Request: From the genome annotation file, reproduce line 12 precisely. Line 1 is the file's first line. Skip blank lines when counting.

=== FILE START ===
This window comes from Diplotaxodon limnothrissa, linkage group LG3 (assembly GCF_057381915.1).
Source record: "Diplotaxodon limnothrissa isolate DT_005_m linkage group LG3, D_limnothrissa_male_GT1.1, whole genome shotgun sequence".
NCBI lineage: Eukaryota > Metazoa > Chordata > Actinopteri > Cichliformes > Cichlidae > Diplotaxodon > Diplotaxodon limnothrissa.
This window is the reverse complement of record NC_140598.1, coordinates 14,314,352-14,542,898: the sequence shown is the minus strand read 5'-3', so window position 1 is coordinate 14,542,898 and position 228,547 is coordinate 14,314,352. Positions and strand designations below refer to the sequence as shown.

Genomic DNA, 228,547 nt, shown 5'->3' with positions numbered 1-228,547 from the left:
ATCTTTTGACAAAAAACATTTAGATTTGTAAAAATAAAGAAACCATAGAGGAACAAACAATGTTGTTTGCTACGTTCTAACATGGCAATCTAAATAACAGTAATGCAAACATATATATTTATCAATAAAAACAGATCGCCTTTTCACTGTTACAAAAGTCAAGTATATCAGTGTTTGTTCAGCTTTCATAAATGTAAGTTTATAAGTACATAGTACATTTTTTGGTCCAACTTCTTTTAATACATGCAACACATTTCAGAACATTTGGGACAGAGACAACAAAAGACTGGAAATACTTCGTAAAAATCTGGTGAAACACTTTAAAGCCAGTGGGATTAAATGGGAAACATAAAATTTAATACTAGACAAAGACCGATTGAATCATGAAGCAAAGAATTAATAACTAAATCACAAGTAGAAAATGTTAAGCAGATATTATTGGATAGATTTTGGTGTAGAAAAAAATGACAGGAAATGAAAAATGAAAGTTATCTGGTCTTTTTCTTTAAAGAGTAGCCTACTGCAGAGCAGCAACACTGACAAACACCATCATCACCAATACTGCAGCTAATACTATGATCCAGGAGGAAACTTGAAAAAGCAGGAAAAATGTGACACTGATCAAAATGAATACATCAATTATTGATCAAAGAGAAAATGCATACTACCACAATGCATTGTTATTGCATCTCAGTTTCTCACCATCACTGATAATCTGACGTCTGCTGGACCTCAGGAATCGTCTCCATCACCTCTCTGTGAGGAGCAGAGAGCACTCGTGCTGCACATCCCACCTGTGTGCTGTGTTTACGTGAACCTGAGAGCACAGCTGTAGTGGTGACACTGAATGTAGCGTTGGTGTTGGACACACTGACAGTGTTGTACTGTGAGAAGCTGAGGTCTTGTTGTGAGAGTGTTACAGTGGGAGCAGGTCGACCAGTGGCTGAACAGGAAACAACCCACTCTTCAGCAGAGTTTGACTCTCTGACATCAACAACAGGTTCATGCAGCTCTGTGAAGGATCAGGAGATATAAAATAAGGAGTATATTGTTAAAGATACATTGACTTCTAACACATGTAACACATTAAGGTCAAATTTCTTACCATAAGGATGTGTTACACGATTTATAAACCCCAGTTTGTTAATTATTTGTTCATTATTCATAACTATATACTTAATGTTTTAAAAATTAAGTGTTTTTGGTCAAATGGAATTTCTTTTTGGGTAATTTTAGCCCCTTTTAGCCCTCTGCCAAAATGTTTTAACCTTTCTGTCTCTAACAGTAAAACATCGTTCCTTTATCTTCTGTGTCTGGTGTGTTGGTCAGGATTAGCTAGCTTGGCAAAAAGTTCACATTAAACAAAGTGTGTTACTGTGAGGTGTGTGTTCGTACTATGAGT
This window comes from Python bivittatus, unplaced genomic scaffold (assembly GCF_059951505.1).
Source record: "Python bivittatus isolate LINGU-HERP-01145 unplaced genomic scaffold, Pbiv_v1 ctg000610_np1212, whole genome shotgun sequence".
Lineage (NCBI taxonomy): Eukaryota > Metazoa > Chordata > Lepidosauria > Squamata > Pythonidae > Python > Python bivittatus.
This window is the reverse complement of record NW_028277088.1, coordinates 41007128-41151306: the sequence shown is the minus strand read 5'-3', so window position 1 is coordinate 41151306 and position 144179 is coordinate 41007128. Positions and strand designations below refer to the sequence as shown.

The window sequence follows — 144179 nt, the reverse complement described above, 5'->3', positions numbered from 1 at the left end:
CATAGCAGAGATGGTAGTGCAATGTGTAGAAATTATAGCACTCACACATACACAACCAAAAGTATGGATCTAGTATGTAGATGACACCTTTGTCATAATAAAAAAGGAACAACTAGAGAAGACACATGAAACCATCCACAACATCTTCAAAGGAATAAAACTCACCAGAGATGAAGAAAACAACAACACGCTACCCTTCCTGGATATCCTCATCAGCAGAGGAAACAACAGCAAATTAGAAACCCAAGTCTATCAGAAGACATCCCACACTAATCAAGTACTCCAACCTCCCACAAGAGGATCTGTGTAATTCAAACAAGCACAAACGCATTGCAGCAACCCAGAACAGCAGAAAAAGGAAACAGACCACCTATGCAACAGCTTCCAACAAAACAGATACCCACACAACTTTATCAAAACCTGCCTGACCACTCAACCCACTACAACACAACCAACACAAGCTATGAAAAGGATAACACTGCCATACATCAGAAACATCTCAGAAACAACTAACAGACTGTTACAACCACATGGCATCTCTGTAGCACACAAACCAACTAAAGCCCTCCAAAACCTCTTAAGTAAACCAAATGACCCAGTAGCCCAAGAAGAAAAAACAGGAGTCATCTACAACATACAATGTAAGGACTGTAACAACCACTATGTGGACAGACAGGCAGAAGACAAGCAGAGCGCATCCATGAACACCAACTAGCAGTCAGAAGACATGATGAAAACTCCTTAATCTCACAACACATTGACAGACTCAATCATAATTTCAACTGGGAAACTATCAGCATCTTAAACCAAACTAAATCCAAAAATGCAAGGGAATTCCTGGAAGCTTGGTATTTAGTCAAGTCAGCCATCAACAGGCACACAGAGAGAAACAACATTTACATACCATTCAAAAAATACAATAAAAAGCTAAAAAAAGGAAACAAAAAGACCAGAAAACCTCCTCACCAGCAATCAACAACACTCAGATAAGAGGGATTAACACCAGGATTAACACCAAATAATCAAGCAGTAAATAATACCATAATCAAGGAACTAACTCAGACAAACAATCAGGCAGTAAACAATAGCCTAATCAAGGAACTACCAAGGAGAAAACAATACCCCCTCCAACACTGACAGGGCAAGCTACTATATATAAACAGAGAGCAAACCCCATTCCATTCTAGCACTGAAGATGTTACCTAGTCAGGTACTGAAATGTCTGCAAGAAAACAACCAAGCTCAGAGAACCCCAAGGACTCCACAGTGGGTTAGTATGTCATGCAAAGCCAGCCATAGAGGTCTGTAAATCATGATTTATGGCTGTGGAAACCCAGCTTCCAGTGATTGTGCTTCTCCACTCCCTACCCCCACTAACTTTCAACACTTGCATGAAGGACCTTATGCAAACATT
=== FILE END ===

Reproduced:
CATAGCAGAGATGGTAGTGCAATGTGTAGAAATTATAGCACTCACACATACACAACCAAAAGTATGGATCTAGTATGTAGATGACACCTTTGTCATAATAAAAAAGGAACAACTAGAGAAGACACATGAAACCATCCACAACATCTTCAAAGGAATAAAACTCACCAGAGATGAAGAAAACAACAACACGCTACCCTTCCTGGATATCCTCATCAGCAGAGGAAACAACAGCAAATTAGAAACCCAAGTCTATCAGAAGACATCCCACACTAATCAAGTACTCCAACCTCCCACAAGAGGATCTGTGTAATTCAAACAAGCACAAACGCATTGCAGCAACCCAGAACAGCAGAAAAAGGAAACAGACCACCTATGCAACAGCTTCCAACAAAACAGATACCCACACAACTTTATCAAAACCTGCCTGACCACTCAACCCACTACAACACAACCAACACAAGCTATGAAAAGGATAACACTGCCATACATCAGAAACATCTCAGAAACAACTAACAGACTGTTACAACCACATGGCATCTCTGTAGCACACAAACCAACTAAAGCCCTCCAAAACCTCTTAAGTAAACCAAATGACCCAGTAGCCCAAGAAGAAAAAACAGGAGTCATCTACAACATACAATGTAAGGACTGTAACAACCACTATGTGGACAGACAGGCAGAAGACAAGCAGAGCGCATCCATGAACACCAACTAGCAGTCAGAAGACATGATGAAAACTCCTTAATCTCACAACACATTGACAGACTCAATCATAATTTCAACTGGGAAACTATCAGCATCTTAAACCAAACTAAATCCAAAAATGCAAGGGAATTCCTGGAAGCTTGGTATTTAGTCAAGTCAGCCATCAACAGGCACACAGAGAGAAACAACATTTACATACCATTCAAAAAATACAATAAAAAGCTAAAAAAAGGAAACAAAAAGACCAGAAAACCTCCTCACCAGCAATCAACAACACTCAGATAAGAGGGATTAACACCAGGATTAACACCAAATAATCAAGCAGTAAATAATACCATAATCAAGGAACTAACTCAGACAAACAATCAGGCAGTAAACAATAGCCTAATCAAGGAACTACCAAGGAGAAAACAATACCCCCTCCAACACTGACAGGGCAAGCTACTATATATAAACAGAGAGCAAACCCCATTCCATTCTAGCACTGAAGATGTTACCTAGTCAGGTACTGAAATGTCTGCAAGAAAACAACCAAGCTCAGAGAACCCCAAGGACTCCACAGTGGGTTAGTATGTCATGCAAAGCCAGCCATAGAGGTCTGTAAATCATGATTTATGGCTGTGGAAACCCAGCTTCCAGTGATTGTGCTTCTCCACTCCCTACCCCCACTAACTTTCAACACTTGCATGAAGGACCTTATGCAAACATT